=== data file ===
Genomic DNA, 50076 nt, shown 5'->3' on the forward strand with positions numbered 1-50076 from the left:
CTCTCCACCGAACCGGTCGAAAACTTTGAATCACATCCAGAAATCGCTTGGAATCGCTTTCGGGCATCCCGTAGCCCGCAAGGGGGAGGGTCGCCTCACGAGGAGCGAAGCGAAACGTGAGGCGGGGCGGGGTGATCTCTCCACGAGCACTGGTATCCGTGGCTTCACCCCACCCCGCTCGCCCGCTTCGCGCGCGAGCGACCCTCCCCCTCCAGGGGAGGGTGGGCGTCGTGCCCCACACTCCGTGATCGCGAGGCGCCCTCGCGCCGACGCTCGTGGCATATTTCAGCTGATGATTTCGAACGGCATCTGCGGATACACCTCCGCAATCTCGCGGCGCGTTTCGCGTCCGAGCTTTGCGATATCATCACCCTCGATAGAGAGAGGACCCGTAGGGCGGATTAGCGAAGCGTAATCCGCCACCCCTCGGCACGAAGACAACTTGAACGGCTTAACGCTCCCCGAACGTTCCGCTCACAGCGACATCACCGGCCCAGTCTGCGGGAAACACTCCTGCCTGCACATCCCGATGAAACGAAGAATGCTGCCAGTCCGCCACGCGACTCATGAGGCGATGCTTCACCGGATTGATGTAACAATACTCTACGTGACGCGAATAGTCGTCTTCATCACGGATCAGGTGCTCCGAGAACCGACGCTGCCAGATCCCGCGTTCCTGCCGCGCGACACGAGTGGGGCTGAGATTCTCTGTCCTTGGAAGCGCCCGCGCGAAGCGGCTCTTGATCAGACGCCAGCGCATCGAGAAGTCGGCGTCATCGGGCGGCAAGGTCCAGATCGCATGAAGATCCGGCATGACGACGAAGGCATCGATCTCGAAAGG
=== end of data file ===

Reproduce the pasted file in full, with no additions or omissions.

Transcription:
Genomic DNA, 50076 nt, shown 5'->3' on the forward strand with positions numbered 1-50076 from the left:
CTCTCCACCGAACCGGTCGAAAACTTTGAATCACATCCAGAAATCGCTTGGAATCGCTTTCGGGCATCCCGTAGCCCGCAAGGGGGAGGGTCGCCTCACGAGGAGCGAAGCGAAACGTGAGGCGGGGCGGGGTGATCTCTCCACGAGCACTGGTATCCGTGGCTTCACCCCACCCCGCTCGCCCGCTTCGCGCGCGAGCGACCCTCCCCCTCCAGGGGAGGGTGGGCGTCGTGCCCCACACTCCGTGATCGCGAGGCGCCCTCGCGCCGACGCTCGTGGCATATTTCAGCTGATGATTTCGAACGGCATCTGCGGATACACCTCCGCAATCTCGCGGCGCGTTTCGCGTCCGAGCTTTGCGATATCATCACCCTCGATAGAGAGAGGACCCGTAGGGCGGATTAGCGAAGCGTAATCCGCCACCCCTCGGCACGAAGACAACTTGAACGGCTTAACGCTCCCCGAACGTTCCGCTCACAGCGACATCACCGGCCCAGTCTGCGGGAAACACTCCTGCCTGCACATCCCGATGAAACGAAGAATGCTGCCAGTCCGCCACGCGACTCATGAGGCGATGCTTCACCGGATTGATGTAACAATACTCTACGTGACGCGAATAGTCGTCTTCATCACGGATCAGGTGCTCCGAGAACCGACGCTGCCAGATCCCGCGTTCCTGCCGCGCGACACGAGTGGGGCTGAGATTCTCTGTCCTTGGAAGCGCCCGCGCGAAGCGGCTCTTGATCAGACGCCAGCGCATCGAGAAGTCGGCGTCATCGGGCGGCAAGGTCCAGATCGCATGAAGATCCGGCATGACGACGAAGGCATCGATCTCGAAAGG